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this is something i've wanted to do since i first heard the story as a young child. knowing that i am seconds away from walking into one of the caves that helped my grandfather survived. >> half an hour later in the cave, this was the first place the jews hid. the visitors are shocked. it is 10 degrees celsius and mud covers the ground. it is said saul spent 511 days in this cave with no shoes or code. he slept in this corner. >> my grandfather was 13 when he was down here. at 13, i was afraid to sleep in the dark. you turn off the lights and there is nothing here. it is just rock and mud. above you are nazis holding machine guns. >> in spring of 1943, the gestapo discover the first
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hiding place and arrested five. the others managed to stay hidden. relatives tried to buy the freedom of the detainees by bribing ukrainian police holding them with gold, but it was not enough. [gunfire] joe wexler's great-grandfather and his grandmother's brother who was still a child were shot. >> we are here for their memory. for my grandfather. we were in there with heavy hearts, to say the least. >> the next morning, the group visits their grandfather's hometown. >> when he was there, there was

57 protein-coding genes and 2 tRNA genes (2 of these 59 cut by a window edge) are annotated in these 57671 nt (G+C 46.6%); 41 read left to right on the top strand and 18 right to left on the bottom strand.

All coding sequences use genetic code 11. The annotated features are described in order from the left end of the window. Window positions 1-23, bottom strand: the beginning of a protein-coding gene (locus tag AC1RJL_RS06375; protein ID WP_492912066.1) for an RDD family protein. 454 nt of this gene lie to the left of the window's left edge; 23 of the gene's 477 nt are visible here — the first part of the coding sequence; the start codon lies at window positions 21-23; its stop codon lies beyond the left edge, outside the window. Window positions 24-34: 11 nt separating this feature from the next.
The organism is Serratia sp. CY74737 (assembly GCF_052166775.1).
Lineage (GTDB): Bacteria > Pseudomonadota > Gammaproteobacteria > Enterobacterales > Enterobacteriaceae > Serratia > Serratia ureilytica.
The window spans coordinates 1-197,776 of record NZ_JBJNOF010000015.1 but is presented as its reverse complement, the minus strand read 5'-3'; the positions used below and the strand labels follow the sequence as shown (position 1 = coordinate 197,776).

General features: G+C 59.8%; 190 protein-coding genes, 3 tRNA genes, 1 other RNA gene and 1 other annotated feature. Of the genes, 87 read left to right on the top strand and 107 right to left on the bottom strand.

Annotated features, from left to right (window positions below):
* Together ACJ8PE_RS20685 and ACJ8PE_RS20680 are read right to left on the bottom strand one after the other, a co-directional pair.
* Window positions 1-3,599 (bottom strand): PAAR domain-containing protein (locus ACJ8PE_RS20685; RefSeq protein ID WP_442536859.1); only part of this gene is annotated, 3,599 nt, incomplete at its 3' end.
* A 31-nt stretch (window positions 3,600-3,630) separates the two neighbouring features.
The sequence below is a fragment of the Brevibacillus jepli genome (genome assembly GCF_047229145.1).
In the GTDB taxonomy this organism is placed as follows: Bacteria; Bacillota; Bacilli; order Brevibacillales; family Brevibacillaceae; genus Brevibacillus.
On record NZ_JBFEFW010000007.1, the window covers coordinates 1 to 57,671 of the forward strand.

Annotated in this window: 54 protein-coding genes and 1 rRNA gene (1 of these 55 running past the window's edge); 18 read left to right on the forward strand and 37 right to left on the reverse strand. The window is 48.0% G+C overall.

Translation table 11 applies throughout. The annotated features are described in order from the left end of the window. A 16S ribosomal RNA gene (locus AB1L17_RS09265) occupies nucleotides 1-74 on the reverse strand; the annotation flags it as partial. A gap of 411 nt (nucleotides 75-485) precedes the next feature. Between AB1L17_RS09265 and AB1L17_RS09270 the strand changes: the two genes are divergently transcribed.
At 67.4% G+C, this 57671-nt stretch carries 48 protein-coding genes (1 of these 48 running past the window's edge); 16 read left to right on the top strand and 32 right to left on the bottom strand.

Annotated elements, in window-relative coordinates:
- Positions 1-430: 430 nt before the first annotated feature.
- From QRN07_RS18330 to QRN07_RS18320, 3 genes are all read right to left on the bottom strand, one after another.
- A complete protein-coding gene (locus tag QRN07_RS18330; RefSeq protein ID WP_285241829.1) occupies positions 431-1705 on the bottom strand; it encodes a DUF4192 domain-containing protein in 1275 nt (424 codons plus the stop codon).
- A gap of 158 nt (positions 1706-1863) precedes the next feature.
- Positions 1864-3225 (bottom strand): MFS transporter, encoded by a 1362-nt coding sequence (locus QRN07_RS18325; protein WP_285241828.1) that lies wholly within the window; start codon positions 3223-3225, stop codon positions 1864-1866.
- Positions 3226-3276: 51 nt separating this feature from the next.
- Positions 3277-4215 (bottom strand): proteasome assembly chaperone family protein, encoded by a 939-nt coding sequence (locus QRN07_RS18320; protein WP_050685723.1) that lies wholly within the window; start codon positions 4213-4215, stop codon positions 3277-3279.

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no help from the locals at the time. what we have been told by chris is people in their older age want to cleanse their souls, t's so to speak, and get things off their chest. >> that may be true of the older people. most of the younger residents do not want to be reminded of the betrayal. we often hear, "i do not know." only this person, a child back then, can remember. >> jewish neighbors used to live in this house. over there, is a house that jews used to live in. >> later that afternoon, the group enters the priests grotto. they are spending the night here, 70 years after their grandfather left for the last time produced by the modern equipment, they find the darkness threatening and the mud